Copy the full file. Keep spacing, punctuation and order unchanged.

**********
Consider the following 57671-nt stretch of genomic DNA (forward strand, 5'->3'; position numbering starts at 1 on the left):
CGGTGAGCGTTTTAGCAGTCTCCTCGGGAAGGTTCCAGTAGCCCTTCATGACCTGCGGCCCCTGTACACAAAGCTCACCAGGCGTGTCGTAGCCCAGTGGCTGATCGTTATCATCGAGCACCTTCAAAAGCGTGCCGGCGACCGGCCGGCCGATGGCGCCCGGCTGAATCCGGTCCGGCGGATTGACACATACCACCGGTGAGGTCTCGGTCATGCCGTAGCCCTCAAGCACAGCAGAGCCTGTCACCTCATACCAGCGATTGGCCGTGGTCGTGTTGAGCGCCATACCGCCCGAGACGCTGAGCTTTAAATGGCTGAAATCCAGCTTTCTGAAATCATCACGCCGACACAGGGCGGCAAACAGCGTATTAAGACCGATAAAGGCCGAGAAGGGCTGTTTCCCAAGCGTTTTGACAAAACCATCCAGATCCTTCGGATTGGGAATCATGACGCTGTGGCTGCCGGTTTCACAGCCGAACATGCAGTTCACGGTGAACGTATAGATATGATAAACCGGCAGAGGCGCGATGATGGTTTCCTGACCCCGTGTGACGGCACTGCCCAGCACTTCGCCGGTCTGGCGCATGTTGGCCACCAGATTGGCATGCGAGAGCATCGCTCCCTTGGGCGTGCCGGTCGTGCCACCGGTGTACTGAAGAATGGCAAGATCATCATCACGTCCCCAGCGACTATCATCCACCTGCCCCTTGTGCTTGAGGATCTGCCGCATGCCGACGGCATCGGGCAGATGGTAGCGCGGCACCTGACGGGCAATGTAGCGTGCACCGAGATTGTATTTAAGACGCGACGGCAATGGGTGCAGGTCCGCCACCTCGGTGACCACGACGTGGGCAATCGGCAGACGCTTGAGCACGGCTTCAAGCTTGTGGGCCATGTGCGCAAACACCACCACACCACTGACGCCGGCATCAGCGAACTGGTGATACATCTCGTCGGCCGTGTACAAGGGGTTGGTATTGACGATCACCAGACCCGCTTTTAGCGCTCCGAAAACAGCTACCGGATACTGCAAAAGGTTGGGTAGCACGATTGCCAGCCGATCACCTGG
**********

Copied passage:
Consider the following 57671-nt stretch of genomic DNA (forward strand, 5'->3'; position numbering starts at 1 on the left):
CGGTGAGCGTTTTAGCAGTCTCCTCGGGAAGGTTCCAGTAGCCCTTCATGACCTGCGGCCCCTGTACACAAAGCTCACCAGGCGTGTCGTAGCCCAGTGGCTGATCGTTATCATCGAGCACCTTCAAAAGCGTGCCGGCGACCGGCCGGCCGATGGCGCCCGGCTGAATCCGGTCCGGCGGATTGACACATACCACCGGTGAGGTCTCGGTCATGCCGTAGCCCTCAAGCACAGCAGAGCCTGTCACCTCATACCAGCGATTGGCCGTGGTCGTGTTGAGCGCCATACCGCCCGAGACGCTGAGCTTTAAATGGCTGAAATCCAGCTTTCTGAAATCATCACGCCGACACAGGGCGGCAAACAGCGTATTAAGACCGATAAAGGCCGAGAAGGGCTGTTTCCCAAGCGTTTTGACAAAACCATCCAGATCCTTCGGATTGGGAATCATGACGCTGTGGCTGCCGGTTTCACAGCCGAACATGCAGTTCACGGTGAACGTATAGATATGATAAACCGGCAGAGGCGCGATGATGGTTTCCTGACCCCGTGTGACGGCACTGCCCAGCACTTCGCCGGTCTGGCGCATGTTGGCCACCAGATTGGCATGCGAGAGCATCGCTCCCTTGGGCGTGCCGGTCGTGCCACCGGTGTACTGAAGAATGGCAAGATCATCATCACGTCCCCAGCGACTATCATCCACCTGCCCCTTGTGCTTGAGGATCTGCCGCATGCCGACGGCATCGGGCAGATGGTAGCGCGGCACCTGACGGGCAATGTAGCGTGCACCGAGATTGTATTTAAGACGCGACGGCAATGGGTGCAGGTCCGCCACCTCGGTGACCACGACGTGGGCAATCGGCAGACGCTTGAGCACGGCTTCAAGCTTGTGGGCCATGTGCGCAAACACCACCACACCACTGACGCCGGCATCAGCGAACTGGTGATACATCTCGTCGGCCGTGTACAAGGGGTTGGTATTGACGATCACCAGACCCGCTTTTAGCGCTCCGAAAACAGCTACCGGATACTGCAAAAGGTTGGGTAGCACGATTGCCAGCCGATCACCTGG